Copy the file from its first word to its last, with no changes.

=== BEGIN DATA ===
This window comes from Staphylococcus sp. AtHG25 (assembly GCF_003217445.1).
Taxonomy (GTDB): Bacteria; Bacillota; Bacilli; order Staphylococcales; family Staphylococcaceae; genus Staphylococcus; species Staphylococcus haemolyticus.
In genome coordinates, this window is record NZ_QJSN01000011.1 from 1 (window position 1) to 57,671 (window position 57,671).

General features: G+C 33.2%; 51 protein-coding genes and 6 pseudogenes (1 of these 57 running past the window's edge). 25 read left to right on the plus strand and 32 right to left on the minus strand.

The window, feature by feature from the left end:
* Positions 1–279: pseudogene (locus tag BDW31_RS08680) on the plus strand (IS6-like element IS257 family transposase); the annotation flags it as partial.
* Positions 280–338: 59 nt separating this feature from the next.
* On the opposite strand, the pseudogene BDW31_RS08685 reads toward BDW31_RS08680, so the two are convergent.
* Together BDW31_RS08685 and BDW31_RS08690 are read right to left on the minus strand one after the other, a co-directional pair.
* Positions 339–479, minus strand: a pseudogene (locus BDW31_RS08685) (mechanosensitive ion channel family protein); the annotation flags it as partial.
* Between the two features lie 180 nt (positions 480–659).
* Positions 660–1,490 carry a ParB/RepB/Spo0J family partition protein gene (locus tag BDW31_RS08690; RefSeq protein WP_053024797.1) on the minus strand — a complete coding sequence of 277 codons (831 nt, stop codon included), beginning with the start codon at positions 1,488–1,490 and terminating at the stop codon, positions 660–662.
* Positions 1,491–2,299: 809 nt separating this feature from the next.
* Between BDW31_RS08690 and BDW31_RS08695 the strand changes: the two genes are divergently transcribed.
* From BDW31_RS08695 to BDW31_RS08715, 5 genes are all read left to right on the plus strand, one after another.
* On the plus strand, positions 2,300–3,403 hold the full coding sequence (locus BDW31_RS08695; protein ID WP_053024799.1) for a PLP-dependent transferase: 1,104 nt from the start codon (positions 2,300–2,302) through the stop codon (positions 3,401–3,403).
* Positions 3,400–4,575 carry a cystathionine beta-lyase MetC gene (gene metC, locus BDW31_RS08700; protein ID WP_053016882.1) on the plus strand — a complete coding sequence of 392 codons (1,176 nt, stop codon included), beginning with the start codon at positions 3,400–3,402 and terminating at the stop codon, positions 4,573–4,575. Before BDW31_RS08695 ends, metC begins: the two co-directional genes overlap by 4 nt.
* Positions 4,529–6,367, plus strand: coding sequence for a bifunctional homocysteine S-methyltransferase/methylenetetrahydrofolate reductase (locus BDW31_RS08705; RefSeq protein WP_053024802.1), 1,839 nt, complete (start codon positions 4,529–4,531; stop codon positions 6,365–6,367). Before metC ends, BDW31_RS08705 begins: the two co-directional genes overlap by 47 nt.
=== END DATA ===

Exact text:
This window comes from Staphylococcus sp. AtHG25 (assembly GCF_003217445.1).
Taxonomy (GTDB): Bacteria; Bacillota; Bacilli; order Staphylococcales; family Staphylococcaceae; genus Staphylococcus; species Staphylococcus haemolyticus.
In genome coordinates, this window is record NZ_QJSN01000011.1 from 1 (window position 1) to 57,671 (window position 57,671).

General features: G+C 33.2%; 51 protein-coding genes and 6 pseudogenes (1 of these 57 running past the window's edge). 25 read left to right on the plus strand and 32 right to left on the minus strand.

The window, feature by feature from the left end:
* Positions 1–279: pseudogene (locus tag BDW31_RS08680) on the plus strand (IS6-like element IS257 family transposase); the annotation flags it as partial.
* Positions 280–338: 59 nt separating this feature from the next.
* On the opposite strand, the pseudogene BDW31_RS08685 reads toward BDW31_RS08680, so the two are convergent.
* Together BDW31_RS08685 and BDW31_RS08690 are read right to left on the minus strand one after the other, a co-directional pair.
* Positions 339–479, minus strand: a pseudogene (locus BDW31_RS08685) (mechanosensitive ion channel family protein); the annotation flags it as partial.
* Between the two features lie 180 nt (positions 480–659).
* Positions 660–1,490 carry a ParB/RepB/Spo0J family partition protein gene (locus tag BDW31_RS08690; RefSeq protein WP_053024797.1) on the minus strand — a complete coding sequence of 277 codons (831 nt, stop codon included), beginning with the start codon at positions 1,488–1,490 and terminating at the stop codon, positions 660–662.
* Positions 1,491–2,299: 809 nt separating this feature from the next.
* Between BDW31_RS08690 and BDW31_RS08695 the strand changes: the two genes are divergently transcribed.
* From BDW31_RS08695 to BDW31_RS08715, 5 genes are all read left to right on the plus strand, one after another.
* On the plus strand, positions 2,300–3,403 hold the full coding sequence (locus BDW31_RS08695; protein ID WP_053024799.1) for a PLP-dependent transferase: 1,104 nt from the start codon (positions 2,300–2,302) through the stop codon (positions 3,401–3,403).
* Positions 3,400–4,575 carry a cystathionine beta-lyase MetC gene (gene metC, locus BDW31_RS08700; protein ID WP_053016882.1) on the plus strand — a complete coding sequence of 392 codons (1,176 nt, stop codon included), beginning with the start codon at positions 3,400–3,402 and terminating at the stop codon, positions 4,573–4,575. Before BDW31_RS08695 ends, metC begins: the two co-directional genes overlap by 4 nt.
* Positions 4,529–6,367, plus strand: coding sequence for a bifunctional homocysteine S-methyltransferase/methylenetetrahydrofolate reductase (locus BDW31_RS08705; RefSeq protein WP_053024802.1), 1,839 nt, complete (start codon positions 4,529–4,531; stop codon positions 6,365–6,367). Before metC ends, BDW31_RS08705 begins: the two co-directional genes overlap by 47 nt.